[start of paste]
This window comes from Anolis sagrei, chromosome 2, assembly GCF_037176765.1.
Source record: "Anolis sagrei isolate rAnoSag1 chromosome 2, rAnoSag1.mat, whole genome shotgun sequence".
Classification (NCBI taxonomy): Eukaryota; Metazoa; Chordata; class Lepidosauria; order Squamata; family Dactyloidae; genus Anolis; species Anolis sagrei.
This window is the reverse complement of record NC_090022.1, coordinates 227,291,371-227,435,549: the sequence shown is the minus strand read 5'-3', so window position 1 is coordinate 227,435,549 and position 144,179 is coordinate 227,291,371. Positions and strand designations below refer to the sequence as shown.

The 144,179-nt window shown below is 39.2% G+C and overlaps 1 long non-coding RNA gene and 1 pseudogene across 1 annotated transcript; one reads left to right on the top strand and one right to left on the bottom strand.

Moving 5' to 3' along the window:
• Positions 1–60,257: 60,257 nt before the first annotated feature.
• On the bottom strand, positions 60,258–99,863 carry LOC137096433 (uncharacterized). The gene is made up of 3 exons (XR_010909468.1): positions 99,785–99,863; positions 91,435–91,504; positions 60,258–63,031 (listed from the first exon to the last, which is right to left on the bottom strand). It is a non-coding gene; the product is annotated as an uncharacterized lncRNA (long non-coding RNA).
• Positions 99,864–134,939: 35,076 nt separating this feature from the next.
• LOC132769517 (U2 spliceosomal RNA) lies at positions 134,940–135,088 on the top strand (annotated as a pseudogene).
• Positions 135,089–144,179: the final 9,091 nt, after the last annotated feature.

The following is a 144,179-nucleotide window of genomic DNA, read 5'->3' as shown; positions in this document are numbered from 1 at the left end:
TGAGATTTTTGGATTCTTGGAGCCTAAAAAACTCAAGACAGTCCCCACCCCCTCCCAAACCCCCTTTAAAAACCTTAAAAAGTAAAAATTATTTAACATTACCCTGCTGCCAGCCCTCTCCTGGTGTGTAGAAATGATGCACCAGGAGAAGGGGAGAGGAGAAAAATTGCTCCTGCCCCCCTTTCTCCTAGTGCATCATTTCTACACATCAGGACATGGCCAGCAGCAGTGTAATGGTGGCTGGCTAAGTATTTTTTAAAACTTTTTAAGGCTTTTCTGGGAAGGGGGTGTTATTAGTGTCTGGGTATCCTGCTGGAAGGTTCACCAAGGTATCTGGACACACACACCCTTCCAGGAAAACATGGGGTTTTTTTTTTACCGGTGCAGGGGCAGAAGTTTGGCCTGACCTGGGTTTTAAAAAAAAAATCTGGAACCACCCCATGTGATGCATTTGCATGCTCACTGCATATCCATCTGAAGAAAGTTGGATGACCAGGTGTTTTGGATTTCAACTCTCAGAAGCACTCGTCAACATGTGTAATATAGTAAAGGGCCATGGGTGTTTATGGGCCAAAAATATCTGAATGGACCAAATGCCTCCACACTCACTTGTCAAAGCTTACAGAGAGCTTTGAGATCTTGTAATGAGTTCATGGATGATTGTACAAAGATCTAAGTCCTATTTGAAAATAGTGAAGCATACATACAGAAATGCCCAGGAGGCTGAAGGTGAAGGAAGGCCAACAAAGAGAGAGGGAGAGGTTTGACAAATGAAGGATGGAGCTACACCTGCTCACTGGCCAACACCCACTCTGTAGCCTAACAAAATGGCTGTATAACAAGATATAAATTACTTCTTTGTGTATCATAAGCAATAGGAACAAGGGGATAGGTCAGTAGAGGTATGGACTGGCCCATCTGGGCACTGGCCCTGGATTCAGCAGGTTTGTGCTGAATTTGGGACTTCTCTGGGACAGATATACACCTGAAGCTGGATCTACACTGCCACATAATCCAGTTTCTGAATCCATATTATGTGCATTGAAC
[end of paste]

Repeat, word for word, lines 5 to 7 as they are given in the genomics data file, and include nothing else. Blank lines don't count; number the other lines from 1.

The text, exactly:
The 144,179-nt window shown below is 39.2% G+C and overlaps 1 long non-coding RNA gene and 1 pseudogene across 1 annotated transcript; one reads left to right on the top strand and one right to left on the bottom strand.

Moving 5' to 3' along the window:
• Positions 1–60,257: 60,257 nt before the first annotated feature.